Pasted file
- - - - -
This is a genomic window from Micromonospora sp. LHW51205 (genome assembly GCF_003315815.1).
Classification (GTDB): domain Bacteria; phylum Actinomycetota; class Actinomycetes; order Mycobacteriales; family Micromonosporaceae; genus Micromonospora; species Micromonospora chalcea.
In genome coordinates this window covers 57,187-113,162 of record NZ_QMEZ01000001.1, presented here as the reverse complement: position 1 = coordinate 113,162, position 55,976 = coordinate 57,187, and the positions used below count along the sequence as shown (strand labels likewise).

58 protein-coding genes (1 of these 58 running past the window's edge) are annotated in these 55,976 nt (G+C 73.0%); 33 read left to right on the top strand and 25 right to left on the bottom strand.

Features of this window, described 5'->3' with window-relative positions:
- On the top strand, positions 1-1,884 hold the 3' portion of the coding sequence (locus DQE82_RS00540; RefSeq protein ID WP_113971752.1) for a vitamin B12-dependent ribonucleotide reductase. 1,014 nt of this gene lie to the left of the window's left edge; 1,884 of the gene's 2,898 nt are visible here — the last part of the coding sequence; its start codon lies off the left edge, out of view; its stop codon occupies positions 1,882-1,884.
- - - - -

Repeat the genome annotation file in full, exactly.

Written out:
This is a genomic window from Micromonospora sp. LHW51205 (genome assembly GCF_003315815.1).
Classification (GTDB): domain Bacteria; phylum Actinomycetota; class Actinomycetes; order Mycobacteriales; family Micromonosporaceae; genus Micromonospora; species Micromonospora chalcea.
In genome coordinates this window covers 57,187-113,162 of record NZ_QMEZ01000001.1, presented here as the reverse complement: position 1 = coordinate 113,162, position 55,976 = coordinate 57,187, and the positions used below count along the sequence as shown (strand labels likewise).

58 protein-coding genes (1 of these 58 running past the window's edge) are annotated in these 55,976 nt (G+C 73.0%); 33 read left to right on the top strand and 25 right to left on the bottom strand.

Features of this window, described 5'->3' with window-relative positions:
- On the top strand, positions 1-1,884 hold the 3' portion of the coding sequence (locus DQE82_RS00540; RefSeq protein ID WP_113971752.1) for a vitamin B12-dependent ribonucleotide reductase. 1,014 nt of this gene lie to the left of the window's left edge; 1,884 of the gene's 2,898 nt are visible here — the last part of the coding sequence; its start codon lies off the left edge, out of view; its stop codon occupies positions 1,882-1,884.